Christian Watson was a decent college level receiver, but the narrative on Watson needs to be put back into proper perspective.
In four games in 2021, outside of two deep passes where Watson managed to get behind college subdivision secondaries, there was nothing special about him against Northern Iowa, South Dakota, Missouri State, Illinois State and Eastern Washington (Spring).
This was further confirmed by Watson’s overall college career. Watson finished last season as the No. 34 ranked FCS receiver.
2021: 43 receptions, 800 yards (18.6 avg.), 7 touchdowns
2020: 18 receptions, 437 yards (24.3 avg.), 1 touchdown
2019: 34 receptions, 732 yards (21.5 avg.), 6 touchdowns
2018: 9 receptions, 165 yards (18.3 avg.), 0 touchdowns
Does that look like a first-round resume?
My issue is not with Watson, his accomplishments, or North Dakota State.
My issue is with this narrative that has catapulted Watson into the first-round discussion.
As someone who was hired to work on staff with Hall-of-Fame coach Bill Parcells, it is absurd to think Watson belongs in the same sentence as game-breaking receivers such as Garrett Wilson, Treylon Burks or Jameson Williams.
This is the No. 1 rule with small school prospects in scouting: the prospect has to be dominant at that level to even have a chance.
Watson did not dominate.
His 4.36 40-yard dash at the Combine does not show up at all on game film in the short to intermediate parts of the field.
Watson barely was able to create enough separation against smaller school corners in man coverage at the intermediate route level. The throwing windows were tight.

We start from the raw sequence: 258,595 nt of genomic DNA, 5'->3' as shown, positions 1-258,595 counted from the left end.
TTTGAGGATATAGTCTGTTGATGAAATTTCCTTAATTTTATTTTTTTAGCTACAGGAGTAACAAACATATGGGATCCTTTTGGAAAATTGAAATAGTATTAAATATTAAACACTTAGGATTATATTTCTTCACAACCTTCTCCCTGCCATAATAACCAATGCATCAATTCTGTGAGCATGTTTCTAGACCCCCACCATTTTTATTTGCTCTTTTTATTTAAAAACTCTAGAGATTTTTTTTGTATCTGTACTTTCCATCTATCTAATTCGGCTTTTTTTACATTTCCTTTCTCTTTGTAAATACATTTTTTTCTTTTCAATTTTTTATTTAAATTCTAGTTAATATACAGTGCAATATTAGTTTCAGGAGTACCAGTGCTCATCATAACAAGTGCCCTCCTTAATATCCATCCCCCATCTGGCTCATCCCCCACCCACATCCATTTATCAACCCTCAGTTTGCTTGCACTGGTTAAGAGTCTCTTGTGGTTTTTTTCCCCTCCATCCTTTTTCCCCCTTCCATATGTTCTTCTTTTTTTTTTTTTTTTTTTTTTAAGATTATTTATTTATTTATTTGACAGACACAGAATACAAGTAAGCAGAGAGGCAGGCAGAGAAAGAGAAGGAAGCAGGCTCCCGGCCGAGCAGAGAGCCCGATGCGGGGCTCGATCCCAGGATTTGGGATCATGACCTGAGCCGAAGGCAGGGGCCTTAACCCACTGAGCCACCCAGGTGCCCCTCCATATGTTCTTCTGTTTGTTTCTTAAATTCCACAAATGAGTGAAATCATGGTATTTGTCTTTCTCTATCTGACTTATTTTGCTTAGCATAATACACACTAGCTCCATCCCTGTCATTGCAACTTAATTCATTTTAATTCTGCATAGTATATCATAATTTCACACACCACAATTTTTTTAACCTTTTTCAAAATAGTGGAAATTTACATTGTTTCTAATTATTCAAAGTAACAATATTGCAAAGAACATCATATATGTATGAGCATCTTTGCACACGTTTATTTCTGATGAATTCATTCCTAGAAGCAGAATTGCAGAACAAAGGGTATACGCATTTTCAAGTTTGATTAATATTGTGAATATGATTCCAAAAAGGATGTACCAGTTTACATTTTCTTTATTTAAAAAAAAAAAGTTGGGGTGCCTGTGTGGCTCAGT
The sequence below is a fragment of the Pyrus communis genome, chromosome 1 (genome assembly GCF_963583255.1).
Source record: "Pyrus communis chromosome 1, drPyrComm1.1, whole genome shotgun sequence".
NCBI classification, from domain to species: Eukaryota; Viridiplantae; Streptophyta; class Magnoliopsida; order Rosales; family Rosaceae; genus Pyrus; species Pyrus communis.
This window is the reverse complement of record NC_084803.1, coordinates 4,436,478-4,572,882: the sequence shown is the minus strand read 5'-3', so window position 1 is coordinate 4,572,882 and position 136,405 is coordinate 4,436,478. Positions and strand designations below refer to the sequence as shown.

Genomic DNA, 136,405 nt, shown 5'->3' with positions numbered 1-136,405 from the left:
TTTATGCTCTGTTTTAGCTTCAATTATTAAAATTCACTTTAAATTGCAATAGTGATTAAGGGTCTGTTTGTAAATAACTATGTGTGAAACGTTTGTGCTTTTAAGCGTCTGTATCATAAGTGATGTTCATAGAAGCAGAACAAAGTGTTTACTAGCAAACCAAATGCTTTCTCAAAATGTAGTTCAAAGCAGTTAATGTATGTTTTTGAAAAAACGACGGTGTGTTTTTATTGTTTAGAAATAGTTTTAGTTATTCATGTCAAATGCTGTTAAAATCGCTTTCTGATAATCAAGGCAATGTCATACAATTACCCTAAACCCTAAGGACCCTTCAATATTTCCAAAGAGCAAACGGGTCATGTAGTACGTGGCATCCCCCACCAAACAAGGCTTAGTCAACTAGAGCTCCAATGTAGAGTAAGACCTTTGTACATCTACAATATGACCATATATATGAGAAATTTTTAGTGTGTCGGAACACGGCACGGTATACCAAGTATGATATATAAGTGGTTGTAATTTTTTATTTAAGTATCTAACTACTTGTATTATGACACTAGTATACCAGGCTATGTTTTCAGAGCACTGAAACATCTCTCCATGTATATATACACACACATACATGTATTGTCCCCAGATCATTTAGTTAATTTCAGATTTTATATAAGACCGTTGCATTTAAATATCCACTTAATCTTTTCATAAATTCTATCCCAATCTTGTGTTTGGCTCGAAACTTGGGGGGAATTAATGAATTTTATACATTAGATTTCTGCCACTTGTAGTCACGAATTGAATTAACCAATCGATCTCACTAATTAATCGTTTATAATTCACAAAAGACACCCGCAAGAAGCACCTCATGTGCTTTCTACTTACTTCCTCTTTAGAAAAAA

He did not look crisp changing direction at the top of routes either. He labored some coming in and out of his breaks. In fact, his routes did not even look that polished - - or disciplined.
Watson was generally stopped right after receptions and unable to pick up YAC (yardage after the catch).
He was not elusive in the open field. When he did pick up yardage after the catch, it was in the soft spots of zone coverage and he was able to take what was there to take.
That Combine speed did not show up on the jet-sweeps or handoffs either when he was lined up in the backfield. Watson struggled consistently to hit the edge and turn the corner.
Watson also looked as average as average can be on bubble screens.
Watson is more of a longer-distance runner who has building speed. It takes time (too much time) for him to reach full speed (which is where Watson’s deep straight-line speed shows up).
49ers’ fans can only hope general manager John Lynch and head coach Kyle Shanahan are not entertaining the thought of trading Deebo Samuel and selecting Watson to take his place.
Watson could not hold Samuel’s cup of Gatorade.
At best, Watson is a fourth-seventh round prospect (he is not on my big board), and even then teams have to know they are getting a receiver who is going to struggle to create separation in the NFL.
While Watson’s excellent concentration and long distance speed are his best attributes, his deep game leaves something to be desired. Watson was inconsistent high-pointing the deep ball, his vertical was mediocre as was his ability to adjust back to the ball.
There is no way an average athlete who does not have that coveted second gear or burst to the ball can be part of the first-round discussion.
There is no way a receiver with a limited catch radius (ability to catch passes thrown too high or too low) can be part of the first-round discussion.
Watson additionally lacks competitiveness. There were too many plays he took his foot off the gas and was seen not going full throttle.
The first-round Watson nonsense stops here.
He was the seventh best receiver in the Missouri Valley Conference last season for a reason.
Teams have to watch these four games before the draft, and slide Watson down their boards before it’s too late.
The film does not lie.